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Jun 09, 2016

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3 laws of thermodynamics

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3 laws of thermodynamics

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fundamental physical quantities, such as temperature, energy, and entropy, to describe

thermodynamic systems and describe the transport and conversion of heat and work in

thermodynamic processes.

The four principles, or laws, of thermodynamics are:[1][2][3][4][5][6]

The zeroth law of thermodynamics provides a basic definition of empirical temperature

based on the principle of thermal equilibrium.

The first law of thermodynamics mandates conservation of energy and states in particular

that the flow of heat is a form of energy transfer.

The second law of thermodynamics states that the entropy of an isolated macroscopic

system never decreases, or, equivalently, that perpetual motion machines are impossible.

The third law of thermodynamics concerns the entropy of a perfect crystal at absolute

zero temperature, and implies that it is impossible to cool a system to exactly absolute

zero.

Classical thermodynamics describes the thermal interaction of systems that are individually in a

state of thermodynamic equilibrium. Thermal equilibrium is a statistical condition of

macroscopic systems, while microscopically all systems undergo random fluctuations. The laws

of thermodynamics are strictly valid only in the thermodynamic limit when a macroscopic

system may be described practically by an infinite number of microscopic states to satisfy the

laws of statistics. Every finite system will exhibit statistical fluctuations in their thermodynamic

parameters (entropy, temperature, pressure, etc.), but these are negligible for macroscopic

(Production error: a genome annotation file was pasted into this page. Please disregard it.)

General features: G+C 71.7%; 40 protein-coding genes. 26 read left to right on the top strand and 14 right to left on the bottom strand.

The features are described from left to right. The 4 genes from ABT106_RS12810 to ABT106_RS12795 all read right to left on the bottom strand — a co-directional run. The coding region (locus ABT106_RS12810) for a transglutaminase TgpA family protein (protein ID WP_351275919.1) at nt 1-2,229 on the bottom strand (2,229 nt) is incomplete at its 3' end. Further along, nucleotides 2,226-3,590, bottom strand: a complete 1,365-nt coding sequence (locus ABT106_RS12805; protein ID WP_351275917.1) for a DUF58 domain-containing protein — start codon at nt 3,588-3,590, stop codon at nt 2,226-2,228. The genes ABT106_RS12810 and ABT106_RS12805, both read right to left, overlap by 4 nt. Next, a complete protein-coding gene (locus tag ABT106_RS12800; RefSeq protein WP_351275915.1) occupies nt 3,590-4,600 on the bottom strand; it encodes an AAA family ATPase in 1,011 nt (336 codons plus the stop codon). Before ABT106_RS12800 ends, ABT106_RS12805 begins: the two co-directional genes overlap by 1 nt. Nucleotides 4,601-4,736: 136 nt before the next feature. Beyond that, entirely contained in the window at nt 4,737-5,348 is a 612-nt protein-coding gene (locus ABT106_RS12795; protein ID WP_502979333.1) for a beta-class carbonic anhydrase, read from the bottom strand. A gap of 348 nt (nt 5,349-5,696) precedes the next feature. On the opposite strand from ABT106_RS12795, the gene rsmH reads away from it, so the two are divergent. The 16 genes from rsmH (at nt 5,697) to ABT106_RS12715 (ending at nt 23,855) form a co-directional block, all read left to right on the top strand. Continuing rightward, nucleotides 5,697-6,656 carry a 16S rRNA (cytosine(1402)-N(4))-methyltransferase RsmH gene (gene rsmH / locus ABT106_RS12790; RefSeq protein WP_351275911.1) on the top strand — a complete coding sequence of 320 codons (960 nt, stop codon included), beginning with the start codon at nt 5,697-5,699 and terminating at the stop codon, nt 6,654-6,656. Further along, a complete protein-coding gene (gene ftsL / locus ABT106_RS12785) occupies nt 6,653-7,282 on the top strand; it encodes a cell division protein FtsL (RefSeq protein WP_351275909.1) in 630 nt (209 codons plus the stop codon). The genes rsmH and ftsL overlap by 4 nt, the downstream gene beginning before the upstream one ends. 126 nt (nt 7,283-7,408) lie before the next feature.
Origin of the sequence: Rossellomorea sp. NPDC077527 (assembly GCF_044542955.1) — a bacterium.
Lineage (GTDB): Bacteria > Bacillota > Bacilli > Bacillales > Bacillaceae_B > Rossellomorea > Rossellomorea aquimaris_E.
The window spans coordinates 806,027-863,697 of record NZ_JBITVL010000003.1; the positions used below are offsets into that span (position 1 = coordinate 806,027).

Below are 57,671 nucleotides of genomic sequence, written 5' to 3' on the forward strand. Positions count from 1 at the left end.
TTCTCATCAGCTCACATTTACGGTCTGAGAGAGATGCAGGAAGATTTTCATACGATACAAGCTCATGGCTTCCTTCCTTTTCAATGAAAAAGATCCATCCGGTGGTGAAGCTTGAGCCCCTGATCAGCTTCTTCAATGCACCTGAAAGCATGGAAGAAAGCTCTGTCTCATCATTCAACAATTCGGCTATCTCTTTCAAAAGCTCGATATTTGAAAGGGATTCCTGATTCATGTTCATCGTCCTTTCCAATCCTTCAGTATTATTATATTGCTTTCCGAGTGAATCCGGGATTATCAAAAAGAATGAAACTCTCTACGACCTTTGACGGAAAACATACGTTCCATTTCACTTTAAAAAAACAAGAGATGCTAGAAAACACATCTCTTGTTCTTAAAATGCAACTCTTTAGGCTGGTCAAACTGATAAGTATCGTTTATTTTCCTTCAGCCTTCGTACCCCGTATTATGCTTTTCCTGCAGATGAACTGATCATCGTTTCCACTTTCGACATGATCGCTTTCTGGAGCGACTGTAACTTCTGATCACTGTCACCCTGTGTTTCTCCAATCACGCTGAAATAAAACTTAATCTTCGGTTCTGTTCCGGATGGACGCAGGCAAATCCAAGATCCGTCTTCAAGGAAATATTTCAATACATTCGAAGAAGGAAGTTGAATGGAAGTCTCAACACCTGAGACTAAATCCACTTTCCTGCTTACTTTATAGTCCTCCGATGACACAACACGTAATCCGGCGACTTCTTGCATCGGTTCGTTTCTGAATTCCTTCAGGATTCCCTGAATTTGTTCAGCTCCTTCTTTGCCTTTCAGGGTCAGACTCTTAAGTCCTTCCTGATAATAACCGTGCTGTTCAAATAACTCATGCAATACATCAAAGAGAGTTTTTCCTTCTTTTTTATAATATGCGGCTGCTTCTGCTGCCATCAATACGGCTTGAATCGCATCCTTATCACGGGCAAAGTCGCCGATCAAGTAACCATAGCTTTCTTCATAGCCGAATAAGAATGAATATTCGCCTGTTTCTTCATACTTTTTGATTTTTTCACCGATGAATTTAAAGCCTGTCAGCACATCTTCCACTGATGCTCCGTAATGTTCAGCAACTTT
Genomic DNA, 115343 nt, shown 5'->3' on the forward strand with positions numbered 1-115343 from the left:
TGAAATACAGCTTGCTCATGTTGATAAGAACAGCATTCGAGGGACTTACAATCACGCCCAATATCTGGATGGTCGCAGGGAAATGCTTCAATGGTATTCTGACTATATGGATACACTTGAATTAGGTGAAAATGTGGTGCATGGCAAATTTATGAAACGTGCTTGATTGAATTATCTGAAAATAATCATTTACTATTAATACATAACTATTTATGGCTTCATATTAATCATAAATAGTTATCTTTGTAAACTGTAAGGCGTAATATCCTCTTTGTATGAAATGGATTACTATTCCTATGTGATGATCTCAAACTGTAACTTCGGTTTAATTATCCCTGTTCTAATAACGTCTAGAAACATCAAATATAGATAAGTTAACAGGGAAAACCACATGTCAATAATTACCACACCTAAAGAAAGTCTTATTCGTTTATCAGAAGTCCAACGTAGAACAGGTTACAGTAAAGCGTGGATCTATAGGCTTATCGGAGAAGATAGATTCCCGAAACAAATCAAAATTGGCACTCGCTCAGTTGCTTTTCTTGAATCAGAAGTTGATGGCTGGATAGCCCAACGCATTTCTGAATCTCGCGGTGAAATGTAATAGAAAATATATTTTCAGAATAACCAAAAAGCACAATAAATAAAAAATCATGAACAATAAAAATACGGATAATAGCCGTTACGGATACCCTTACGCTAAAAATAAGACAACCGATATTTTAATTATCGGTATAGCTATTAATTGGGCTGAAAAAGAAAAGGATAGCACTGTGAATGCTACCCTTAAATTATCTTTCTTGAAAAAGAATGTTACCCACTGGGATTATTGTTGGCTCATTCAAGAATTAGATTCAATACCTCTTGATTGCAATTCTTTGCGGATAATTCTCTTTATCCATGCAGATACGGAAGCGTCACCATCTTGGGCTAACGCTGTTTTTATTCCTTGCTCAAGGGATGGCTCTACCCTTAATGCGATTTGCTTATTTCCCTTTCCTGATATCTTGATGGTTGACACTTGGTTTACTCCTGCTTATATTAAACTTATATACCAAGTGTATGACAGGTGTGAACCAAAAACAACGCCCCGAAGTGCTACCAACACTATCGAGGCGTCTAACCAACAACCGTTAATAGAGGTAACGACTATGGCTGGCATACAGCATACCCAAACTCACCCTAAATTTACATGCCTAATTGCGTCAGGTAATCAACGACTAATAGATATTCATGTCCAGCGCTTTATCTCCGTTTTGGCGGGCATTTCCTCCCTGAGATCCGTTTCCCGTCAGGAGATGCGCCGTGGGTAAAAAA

systems, only becoming important for microscopic systems.

Zeroth law

The zeroth law of thermodynamics may be stated as follows:

If two thermodynamic systems are each in thermal equilibrium with a third system, then they are

in thermal equilibrium with each other.

When two systems, each internally in thermodynamic equilibrium at a different temperature, are

brought in diathermic contact with each other they exchange heat to establish a thermal

equilibrium between each other.

The zeroth law implies that thermal equilibrium, viewed as a binary relation, is a transitive

relation. Thermal equilibrium is furthermore an equivalence relation between any number of

system. The law is also a statement about measurability. To this effect the law allows the

establishment of an empirical parameter, the temperature, as a property of a system such that

systems in equilibrium with each other have the same temperature. The notion of transitivity

permits a system, for example a gas thermometer, to be used as a device to measure the

temperature of another system.

Although the concept of thermodynamic equilibrium is fundamental to thermodynamics, the

need to state it explicitly as a law was not widely perceived until Fowler and Planck stated it in

the 1930s, long after the first, second, and third law were already widely understood and

recognized. Hence it was numbered the zeroth law. The importance of the law as a foundation to

the earlier laws is that it defines temperature in a non-circular logistics without reference to

entropy, its conjugate variable.

First law

The first law of thermodynamics may be stated as in several ways:

Energy can be neither created nor destroyed. It can only change forms.

In any process in an isolated system, the total energy remains the same.

For a thermodynamic cycle the net heat supplied to the system equals the net work done by the

system.

The first law of thermodynamics states that energy cannot be created or destroyed; rather, the

amount of energy lost in a steady state process cannot be greater than the amount of energy

gained. This is the statement of conservation of energy for a thermodynamic system. It refers to

the two ways that a closed system transfers energy to and from its surroundings by the

processes of heat and mechanical work. The rate of gain or loss in the stored energy of a system

is determined by the rates of these two processes. In open systems, the flow of matter is another

energy transfer mechanism, and extra terms must be included in the expression of the first law.

The first law clarifies the nature of energy. For processes in an isolated system, it is a conserved

quantity that is independent of any particular process path, meaning it is independent of the

system history. If an isolated system undergoes a thermodynamic cycle, whether it becomes

warmer, cooler, larger, or smaller, then it has the same amount of energy each time it returns to a